Would you like to stay in Green or Blue? Bit of a warning Blue is VERY Blue.
I had the pleasure of watching the opening night of Townsville Little Theatre’s, Bedside Manners written by Derek Benfield, last night. The director Alan Cooke has brought to life a play full of hilarity, wit and a whole lot of laughs. We follow Ferris, played by Stephen Smith, as he tries to look after his sister’s hotel while she’s on vacation. Little did he know that he would become submerged in lies, confusion, and a whole lot of running. He was not prepared to be trying to prevent the meetings of husbands, wives and lovers in potentially not-so-savoury situations.
As the curtains opened, I was pleasantly greeted with a lively set perfectly representing the colourful farce to come. Two brightly coloured hotel rooms, Green and Blue, were broken up by hallway that doubled as a lobby set the scene for the play. The symmetrical set is soon reflective of the hectic plot comprising interwoven love affairs.The opening scene introduced us to the male characters in a fun montage of them getting ready to greet their girlfriends.
Matthew Palmer brings to life Roger – otherwise known as ‘Mr Smith’ – with his great facial expressions and an ability to peacock on stage. The overconfident Roger slowly becomes increasingly frazzled as the play goes on having to juggle a suspicious wife, a flirty girlfriend and a greedy manager. If you got to see Palmer’s excellent job as Richard Hannay in The 39 Steps, you will know the energy that he can bring to the stage.
Jeremy Naughton as the naïve Geoff – also known as ‘Mr Smith’ – gave a great performance of physical comedy. From the opening scene you could see the brilliant physicality of Jeremy’s performance. He created a character unsure of what he was doing and was well in over his head. From opening curtains to the bows at the end, Geoff had to roll with punches and accept that he might lose some trousers along the way.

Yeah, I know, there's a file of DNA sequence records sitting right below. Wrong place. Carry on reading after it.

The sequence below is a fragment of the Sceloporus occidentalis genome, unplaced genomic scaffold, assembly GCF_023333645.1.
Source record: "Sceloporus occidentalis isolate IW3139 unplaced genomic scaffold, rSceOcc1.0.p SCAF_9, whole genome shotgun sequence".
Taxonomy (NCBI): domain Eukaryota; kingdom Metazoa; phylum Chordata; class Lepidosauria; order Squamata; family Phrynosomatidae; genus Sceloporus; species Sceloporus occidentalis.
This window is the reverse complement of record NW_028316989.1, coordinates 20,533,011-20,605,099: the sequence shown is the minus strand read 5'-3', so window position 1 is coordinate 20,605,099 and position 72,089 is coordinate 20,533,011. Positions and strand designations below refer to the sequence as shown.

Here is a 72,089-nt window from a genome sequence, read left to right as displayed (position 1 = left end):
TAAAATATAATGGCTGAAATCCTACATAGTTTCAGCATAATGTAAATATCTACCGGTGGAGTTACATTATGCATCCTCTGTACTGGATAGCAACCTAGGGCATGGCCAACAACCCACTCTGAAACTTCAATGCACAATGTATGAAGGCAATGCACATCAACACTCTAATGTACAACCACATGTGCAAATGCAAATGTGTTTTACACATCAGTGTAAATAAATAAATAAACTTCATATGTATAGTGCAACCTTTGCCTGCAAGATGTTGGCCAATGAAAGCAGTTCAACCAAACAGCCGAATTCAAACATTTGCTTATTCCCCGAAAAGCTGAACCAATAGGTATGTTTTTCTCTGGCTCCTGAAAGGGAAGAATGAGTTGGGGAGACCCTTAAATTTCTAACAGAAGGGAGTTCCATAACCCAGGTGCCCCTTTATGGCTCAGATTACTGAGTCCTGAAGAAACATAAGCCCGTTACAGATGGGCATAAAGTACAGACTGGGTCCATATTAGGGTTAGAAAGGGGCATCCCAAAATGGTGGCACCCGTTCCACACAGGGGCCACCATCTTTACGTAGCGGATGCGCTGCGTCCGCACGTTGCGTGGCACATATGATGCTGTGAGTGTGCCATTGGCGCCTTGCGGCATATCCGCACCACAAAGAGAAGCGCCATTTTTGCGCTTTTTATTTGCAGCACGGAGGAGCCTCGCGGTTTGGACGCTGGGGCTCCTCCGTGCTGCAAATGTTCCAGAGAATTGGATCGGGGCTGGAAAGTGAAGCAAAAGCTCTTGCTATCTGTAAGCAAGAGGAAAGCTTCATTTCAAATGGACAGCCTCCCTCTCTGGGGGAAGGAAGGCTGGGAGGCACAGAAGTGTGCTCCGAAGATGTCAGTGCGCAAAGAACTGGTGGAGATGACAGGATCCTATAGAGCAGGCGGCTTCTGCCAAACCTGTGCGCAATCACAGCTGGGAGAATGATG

The tip-hungry stand-in manager, Ferris, was wonderfully played by Stephen Smith. He brought a brilliant sense of comedy and quickly became a standout. From his impressive wit to his dry sarcasm, Ferris never missed a moment to make fun of his patrons’ unfortunate predicaments. His laughing throughout his night of running around and doing his best to ensure that lovers don’t meet made my cheeks hurt with laughter.
Kate Archer played the seductive Sally, the mistress of Roger. She took to the stage by storm and knew what she wanted from the beginning. Kate created a fierce and strong character that was tired of the disruptions that her ‘Mr Smith’ was causing. Sally decided to indulge herself with some Gin while waiting for her lover and by the end of it was slurring words and stumbling on stage, which was superbly played by Kate.
To finish off the cast was Sarah Mathiesen playing Helen, a worrywart with a sweet spot for chocolate. She wore sunglasses for most of the play, but you could still see the expression on her face when she realised the situation that she had gotten herself into. Sarah’s hilarious reactions to the insanity happening around and to her, made the audience eager to see what sticky situation she would get into next.
The cast did a wonderful job of creating a world that was hilarious and exciting. However, there were places where the pacing dropped, and the fast-paced action halted for a moment. With a play this fast it would be hard to keep the energy up the entire time. The actors took some time to warm up to the speed of the play but soon became comfortable on stage and produced a fun-filled farce. With an incredible set, even if it did look like the doors were going to fall off their hinges, great sound and lighting and outstanding cast you don’t want to miss this one.
Townsville Little Theatre’s scheduled season of Bedside Manners runs until 21 March 2020. However, daily updates as to whether shows will proceed, in light of the evolving COVID-19 situation, are being made on the Company’s Facebook page.